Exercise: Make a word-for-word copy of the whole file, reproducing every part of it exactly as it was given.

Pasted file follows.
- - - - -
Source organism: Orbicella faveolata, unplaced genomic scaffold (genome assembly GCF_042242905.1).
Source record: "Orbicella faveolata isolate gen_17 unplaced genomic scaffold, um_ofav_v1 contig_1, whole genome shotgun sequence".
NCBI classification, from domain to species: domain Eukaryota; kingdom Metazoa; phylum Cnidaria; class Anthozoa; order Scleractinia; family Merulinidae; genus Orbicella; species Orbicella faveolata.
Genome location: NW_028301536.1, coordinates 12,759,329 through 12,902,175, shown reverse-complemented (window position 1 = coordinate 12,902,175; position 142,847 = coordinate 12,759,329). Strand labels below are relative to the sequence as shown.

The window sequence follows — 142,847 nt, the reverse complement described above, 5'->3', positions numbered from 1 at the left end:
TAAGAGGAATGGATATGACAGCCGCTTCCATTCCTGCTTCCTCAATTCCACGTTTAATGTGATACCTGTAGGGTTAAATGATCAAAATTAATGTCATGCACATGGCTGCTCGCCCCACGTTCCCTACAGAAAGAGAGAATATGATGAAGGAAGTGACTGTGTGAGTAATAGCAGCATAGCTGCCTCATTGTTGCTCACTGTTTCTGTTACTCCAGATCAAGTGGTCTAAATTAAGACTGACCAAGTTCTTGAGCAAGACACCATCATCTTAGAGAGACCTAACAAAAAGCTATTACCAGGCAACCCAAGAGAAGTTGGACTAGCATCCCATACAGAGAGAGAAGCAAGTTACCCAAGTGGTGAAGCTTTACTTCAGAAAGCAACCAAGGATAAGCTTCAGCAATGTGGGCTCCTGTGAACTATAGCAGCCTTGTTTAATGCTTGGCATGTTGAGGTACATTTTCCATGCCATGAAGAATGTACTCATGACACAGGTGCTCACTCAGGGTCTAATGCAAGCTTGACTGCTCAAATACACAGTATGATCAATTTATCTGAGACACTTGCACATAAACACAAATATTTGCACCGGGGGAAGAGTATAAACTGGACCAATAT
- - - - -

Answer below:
Source organism: Orbicella faveolata, unplaced genomic scaffold (genome assembly GCF_042242905.1).
Source record: "Orbicella faveolata isolate gen_17 unplaced genomic scaffold, um_ofav_v1 contig_1, whole genome shotgun sequence".
NCBI classification, from domain to species: domain Eukaryota; kingdom Metazoa; phylum Cnidaria; class Anthozoa; order Scleractinia; family Merulinidae; genus Orbicella; species Orbicella faveolata.
Genome location: NW_028301536.1, coordinates 12,759,329 through 12,902,175, shown reverse-complemented (window position 1 = coordinate 12,902,175; position 142,847 = coordinate 12,759,329). Strand labels below are relative to the sequence as shown.

The window sequence follows — 142,847 nt, the reverse complement described above, 5'->3', positions numbered from 1 at the left end:
TAAGAGGAATGGATATGACAGCCGCTTCCATTCCTGCTTCCTCAATTCCACGTTTAATGTGATACCTGTAGGGTTAAATGATCAAAATTAATGTCATGCACATGGCTGCTCGCCCCACGTTCCCTACAGAAAGAGAGAATATGATGAAGGAAGTGACTGTGTGAGTAATAGCAGCATAGCTGCCTCATTGTTGCTCACTGTTTCTGTTACTCCAGATCAAGTGGTCTAAATTAAGACTGACCAAGTTCTTGAGCAAGACACCATCATCTTAGAGAGACCTAACAAAAAGCTATTACCAGGCAACCCAAGAGAAGTTGGACTAGCATCCCATACAGAGAGAGAAGCAAGTTACCCAAGTGGTGAAGCTTTACTTCAGAAAGCAACCAAGGATAAGCTTCAGCAATGTGGGCTCCTGTGAACTATAGCAGCCTTGTTTAATGCTTGGCATGTTGAGGTACATTTTCCATGCCATGAAGAATGTACTCATGACACAGGTGCTCACTCAGGGTCTAATGCAAGCTTGACTGCTCAAATACACAGTATGATCAATTTATCTGAGACACTTGCACATAAACACAAATATTTGCACCGGGGGAAGAGTATAAACTGGACCAATAT